The liberal courts justices including Ginsberg and Kennedy are poo pooing this comparing sex offenders to a disease person that has to be confined.

If the law is allowed to stand the government can then use this argument in other circumstances to civilly commit for life other people it believes might commit a crime. All the people in Guantanamo fit that bill. Anyone could fit the bill.

Although this now only affects sex offenders, a very unpopular group to say the least, this acceptance of the concept of preventing crime by committing people before they commit it, is undermining basic protections in our criminal justice system (ex post facto law, double jeopardy etc.) and the liberals are going along with it.

So who knows whose time it is to go.
Joseph, in spite of all the democracy-loving flag waving in the
State of the Union speech, people are going to get angrier as he flip-flops on all of the important ones. He's losing dems and indys by
the hour. I believe he was placed in power to help destroy the Democratic party. If he does have an opportunity to seat another SC Justice, it damn sure won't be one who will help the left.

Excellent piece. We are in such a quandary here. With this latest insane ruling we need to get that court corrected sooner rather than later. What are they going to overturn next? This is the most radical group ever. We have now been put in a position that whatever Democrat runs for President next term we have to vote for them.

The declaration that enemy combatants are non-humans so we can ignore the Geneva Convention and thus torture them is completely insane. Endowing corporations with the right of free speech is mind boggling stupid and could have disastrous consequences. The concept of signing statements and the President being above the law is insane as well.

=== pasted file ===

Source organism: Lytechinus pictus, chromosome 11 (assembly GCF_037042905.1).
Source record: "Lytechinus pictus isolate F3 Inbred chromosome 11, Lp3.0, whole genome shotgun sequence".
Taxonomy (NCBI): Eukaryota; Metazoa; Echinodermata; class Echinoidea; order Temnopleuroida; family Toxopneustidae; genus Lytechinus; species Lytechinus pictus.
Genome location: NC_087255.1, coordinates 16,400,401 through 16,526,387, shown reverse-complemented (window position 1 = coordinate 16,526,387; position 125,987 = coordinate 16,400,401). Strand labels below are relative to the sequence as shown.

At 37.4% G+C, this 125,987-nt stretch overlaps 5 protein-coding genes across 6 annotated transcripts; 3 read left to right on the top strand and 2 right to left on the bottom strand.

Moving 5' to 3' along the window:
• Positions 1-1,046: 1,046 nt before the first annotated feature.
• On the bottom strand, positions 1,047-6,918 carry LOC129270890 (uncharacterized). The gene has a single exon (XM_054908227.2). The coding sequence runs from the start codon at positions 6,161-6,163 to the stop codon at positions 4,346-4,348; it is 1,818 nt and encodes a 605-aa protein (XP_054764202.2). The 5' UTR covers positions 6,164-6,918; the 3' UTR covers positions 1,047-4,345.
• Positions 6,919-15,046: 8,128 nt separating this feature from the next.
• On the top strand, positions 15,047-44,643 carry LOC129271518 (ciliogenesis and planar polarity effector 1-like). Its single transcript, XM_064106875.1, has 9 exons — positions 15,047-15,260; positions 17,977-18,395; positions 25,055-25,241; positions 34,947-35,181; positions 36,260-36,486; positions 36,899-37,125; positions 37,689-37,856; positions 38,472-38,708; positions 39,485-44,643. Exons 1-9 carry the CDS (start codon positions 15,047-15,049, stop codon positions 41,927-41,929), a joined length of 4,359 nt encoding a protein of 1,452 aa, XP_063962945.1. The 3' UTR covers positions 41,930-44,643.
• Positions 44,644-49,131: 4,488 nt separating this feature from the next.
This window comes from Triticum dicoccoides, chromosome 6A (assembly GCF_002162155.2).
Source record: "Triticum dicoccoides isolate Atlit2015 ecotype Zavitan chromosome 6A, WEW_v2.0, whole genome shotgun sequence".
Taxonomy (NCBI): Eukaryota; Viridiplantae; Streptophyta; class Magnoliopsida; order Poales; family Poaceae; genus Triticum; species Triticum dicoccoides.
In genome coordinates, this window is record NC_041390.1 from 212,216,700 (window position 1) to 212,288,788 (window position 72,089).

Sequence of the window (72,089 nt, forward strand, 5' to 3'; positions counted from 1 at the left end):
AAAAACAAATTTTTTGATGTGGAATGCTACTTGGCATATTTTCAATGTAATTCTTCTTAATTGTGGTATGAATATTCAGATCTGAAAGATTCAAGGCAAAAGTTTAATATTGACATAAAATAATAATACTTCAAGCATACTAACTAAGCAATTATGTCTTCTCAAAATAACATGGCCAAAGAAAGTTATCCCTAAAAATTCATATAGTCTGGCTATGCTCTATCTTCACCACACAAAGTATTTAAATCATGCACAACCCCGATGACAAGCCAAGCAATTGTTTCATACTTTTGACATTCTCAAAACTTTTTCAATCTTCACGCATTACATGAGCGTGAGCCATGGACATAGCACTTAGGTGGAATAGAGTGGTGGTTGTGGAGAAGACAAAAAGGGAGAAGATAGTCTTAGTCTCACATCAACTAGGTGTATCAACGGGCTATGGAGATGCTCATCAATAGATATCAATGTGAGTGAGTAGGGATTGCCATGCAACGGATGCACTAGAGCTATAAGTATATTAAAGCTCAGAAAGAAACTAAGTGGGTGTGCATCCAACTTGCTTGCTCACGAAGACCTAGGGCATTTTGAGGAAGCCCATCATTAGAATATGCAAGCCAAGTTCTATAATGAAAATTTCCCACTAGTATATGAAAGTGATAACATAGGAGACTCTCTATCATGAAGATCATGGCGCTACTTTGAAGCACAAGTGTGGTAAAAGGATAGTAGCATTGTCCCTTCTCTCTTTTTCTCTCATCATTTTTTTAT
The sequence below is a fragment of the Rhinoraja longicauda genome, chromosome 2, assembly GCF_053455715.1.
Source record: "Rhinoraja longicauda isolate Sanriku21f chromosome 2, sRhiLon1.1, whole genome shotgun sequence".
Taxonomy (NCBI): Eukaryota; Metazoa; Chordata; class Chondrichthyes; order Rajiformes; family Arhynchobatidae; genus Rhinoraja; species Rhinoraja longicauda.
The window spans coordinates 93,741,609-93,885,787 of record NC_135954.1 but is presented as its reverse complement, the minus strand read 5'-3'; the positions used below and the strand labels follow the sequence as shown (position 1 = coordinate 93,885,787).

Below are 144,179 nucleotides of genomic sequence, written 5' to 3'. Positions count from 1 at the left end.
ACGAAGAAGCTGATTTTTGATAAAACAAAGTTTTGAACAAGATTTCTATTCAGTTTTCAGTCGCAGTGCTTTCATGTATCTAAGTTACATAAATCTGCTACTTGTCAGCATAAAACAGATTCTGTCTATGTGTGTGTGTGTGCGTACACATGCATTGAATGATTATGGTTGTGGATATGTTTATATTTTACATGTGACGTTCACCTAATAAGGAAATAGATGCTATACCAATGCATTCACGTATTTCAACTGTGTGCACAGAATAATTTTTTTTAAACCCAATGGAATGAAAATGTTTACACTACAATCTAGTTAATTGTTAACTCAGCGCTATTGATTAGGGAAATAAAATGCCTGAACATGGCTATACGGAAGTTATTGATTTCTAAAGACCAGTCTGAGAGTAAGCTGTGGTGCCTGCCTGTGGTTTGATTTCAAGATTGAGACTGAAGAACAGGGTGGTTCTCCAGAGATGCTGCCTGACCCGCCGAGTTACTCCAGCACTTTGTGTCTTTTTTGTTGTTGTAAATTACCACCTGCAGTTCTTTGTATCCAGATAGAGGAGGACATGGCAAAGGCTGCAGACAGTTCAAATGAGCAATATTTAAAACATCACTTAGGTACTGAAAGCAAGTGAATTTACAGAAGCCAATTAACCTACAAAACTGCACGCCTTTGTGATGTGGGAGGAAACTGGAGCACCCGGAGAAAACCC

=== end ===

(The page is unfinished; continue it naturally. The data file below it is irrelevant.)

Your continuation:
The constitution clearly states that a President can be impeached and removed from office if he commits high crimes and misdemeanors. The founding fathers certainly didn't believe in that garbage. This court is systematically dismantling all of our civil freedoms.

Personally, I don't know if we passed an Amendment concerning corporations it would do much good as the Supreme Court is charged with interpreting the law. Even a clearly spelled out law is dicey with this bunch. The only real solution is to change the make-up of the court. Lets just hope that Roberts, Scalia and Thomas all get caught with kiddy porn or something of that nature. Then impeachment is on the table. Oh, that is right we are hoping that our Democratic Congress would have to show some spine.
omg, Joseph. Do you have to be so clear-sightedly and depressingly on target all the time? Well, most of the time! ;p
I'm curious how many blogging pundits who supported Hillary Clinton would be willing to publicly state they want her to run in 2012.
Just from passing conversations in the street and so forth I think former Obama supporters are starting to consider Hillary in 2012.

A lot of people secretly hate successful women and thus hate her-you can't reach them. But the independents that supported Obama are moving away from him-fast. I think that Hillary could be our next president.

You go girl!
->To Snowflake:8:21AM
... "and the liberals are going along with it."

“You have not alleged that this person was dealing in drugs, right?” Judge Headley said.
“No,” Gambill responded.
“We alleged this money was being transported for the purpose of being used to be involved in a drug transaction.”
Incredibly, Gambill was arguing that the county could seize Smelley’s money for a crime that hadn’t yet been committed.
... the “future crimes” argument.
The "future crimes" or "possible crimes" is an issue that both sides ought to agree on, because it's utter bullshit and it's spreading, and whether you call it nanny state or police state it's the opposite of "innocent until proven guilty."

Child rape ought to carry a life sentence without parole, and that will take care of that....except that we have to make sure teen-agers don't get swept into that category by consensual sex with other teenagers.

All the other bullcrap, like "First Amendment Zones" where protesters are corralled away from the politicians they are protesting, and random road blocks, and unreliable breath devices on cars (it's coming, people...and just wait until all these cars randomly stop working on the roadways!) meant to "prevent" problems are utterly unacceptable.